How vulnerable do you feel?

Thursday, 04 April, 2013

A new study gauges public feelings of vulnerability to failure of the internet, mobile phones, electricity.

What would you do if the electricity failed without warning? Or the internet? Or the mobile network? How would you be affected and how would you cope?

It’s no surprise perhaps that in our technologically wired world, many of us would feel lost without access to services that we take for granted. A recent article in the Canberra Times told of the disruption experienced by an entire Victorian community when fire destroyed a Telstra exchange. Landlines stopped working, as did the internet, mobile phones, even banks and ATMs. Those who normally relied on EFTPOS and didn’t carry much cash suddenly found themselves unable to purchase petrol or other supplies.

This scenario could be repeated anywhere at any time, in any technologically advanced country. A recent study on Swedish attitudes to technology and their dependence on it has lessons for us in Australasia too. It found that Swedish habits and dependence on infrastructure have changed radically in recent years. Access to electricity is - not surprisingly - most important of all. But almost as important nowadays is having access to the internet and mobile phones. Today, landline phones, like radio and television, have basically outlived their usefulness, especially among young people. These are some of the conclusions that can be drawn from the study.

The time it takes for a person to start missing infrastructure is short. After electricity (which most people would miss very quickly), interruption to internet service is most noticeable. About one-third of people would immediately miss internet access if it was interrupted, while just over half would miss it within one hour. Here, again, radio and television come in much further down the list.

Similarly, people have little patience when waiting for interruptions to service to be rectified. A sixth of all respondents stated that interruptions to electricity, mobile phone or internet services must be resolved within a maximum of 10 minutes, while about half can accept up to a one-hour interruption.

Levels of both dependence and patience differ among the age groups. Nine of 10 respondents aged 15-35 years report that they are dependent on both mobile phones and the internet, while one-third say that they are “extremely dependent”. Two of three respondents aged 23-35 years say that they are not at all dependent on a landline phone.

When asked what would be easiest to do without for a week, respondents said that they could most easily do without public transport, radio and landline phones.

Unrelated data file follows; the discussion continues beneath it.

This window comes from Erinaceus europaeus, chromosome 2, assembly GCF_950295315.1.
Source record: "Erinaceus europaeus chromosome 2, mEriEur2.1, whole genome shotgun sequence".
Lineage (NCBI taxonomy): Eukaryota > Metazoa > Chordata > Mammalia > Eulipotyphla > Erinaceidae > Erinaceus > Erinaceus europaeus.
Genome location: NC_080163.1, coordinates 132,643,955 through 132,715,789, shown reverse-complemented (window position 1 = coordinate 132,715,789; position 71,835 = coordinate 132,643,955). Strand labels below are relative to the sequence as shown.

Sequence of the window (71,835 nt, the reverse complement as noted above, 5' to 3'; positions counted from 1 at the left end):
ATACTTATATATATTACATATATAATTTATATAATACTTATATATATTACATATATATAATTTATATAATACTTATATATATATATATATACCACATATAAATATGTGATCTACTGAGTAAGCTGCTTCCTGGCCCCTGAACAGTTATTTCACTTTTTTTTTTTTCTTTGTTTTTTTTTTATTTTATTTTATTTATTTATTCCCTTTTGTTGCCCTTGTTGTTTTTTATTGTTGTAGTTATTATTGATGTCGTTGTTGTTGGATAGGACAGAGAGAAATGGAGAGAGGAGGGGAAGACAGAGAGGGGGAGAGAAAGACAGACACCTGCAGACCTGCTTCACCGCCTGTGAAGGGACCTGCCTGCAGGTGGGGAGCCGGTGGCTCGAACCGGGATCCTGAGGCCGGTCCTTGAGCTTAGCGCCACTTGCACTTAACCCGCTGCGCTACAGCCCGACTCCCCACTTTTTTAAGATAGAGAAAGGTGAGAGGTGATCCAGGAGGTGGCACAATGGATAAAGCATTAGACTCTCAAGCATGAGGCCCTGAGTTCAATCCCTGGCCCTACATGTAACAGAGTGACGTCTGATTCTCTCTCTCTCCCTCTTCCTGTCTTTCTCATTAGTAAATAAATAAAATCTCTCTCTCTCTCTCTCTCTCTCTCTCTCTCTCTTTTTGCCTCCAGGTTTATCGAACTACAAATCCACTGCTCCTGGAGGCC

One common aspect of the most in-demand types of infrastructure - electricity, mobile phones and internet - is that they are also the most vulnerable. Storms and snowstorms severely impact cables and masts, which necessitates a high level of preparedness to quickly bring systems back online after an interruption.

The study was conducted by consumer information firm Cint on behalf of Relacom, a Swedish technology service company that offers strategic solutions within telecommunications, electricity and M2M (machine-to-machine) markets.

The survey included questions about attitudes to different types of infrastructure (electricity, telephony, internet, cars, public transport, radio and television). It was conducted in late February 2013 and included 1051 respondents across Sweden, between the ages of 15 and 80 years.

Percentage of respondents who are fairly to extremely dependent on:

  • Electricity: 97% are dependent (48% are extremely dependent)

  • Mobile phone: 84% are dependent (17% are extremely dependent) 

  • Wired internet: 81% are dependent (21% are extremely dependent)

  • Car: 66% are dependent (13% are extremely dependent)
  • TV: 60% are dependent (7% are extremely dependent)

  • Public transport: 41% are dependent (8% are extremely dependent)
  • Radio: 39% are dependent (4% are extremely dependent)

  • Landline phone: 35% are dependent (2% are extremely dependent)

How quickly would respondents start missing infrastructure in the event of a disruption?:

  • Electricity: 82% within an hour (70% immediately)
  • Internet: 52% within an hour (32% immediately)

  • Phone: 37% within an hour (18% immediately) 

  • TV: 25% within an hour (15% immediately)
  • Car: 23% within an hour (18% immediately)
  • Radio: 21% within an hour (13% immediately)

  • Public transport: 16% within an hour (10% immediately)
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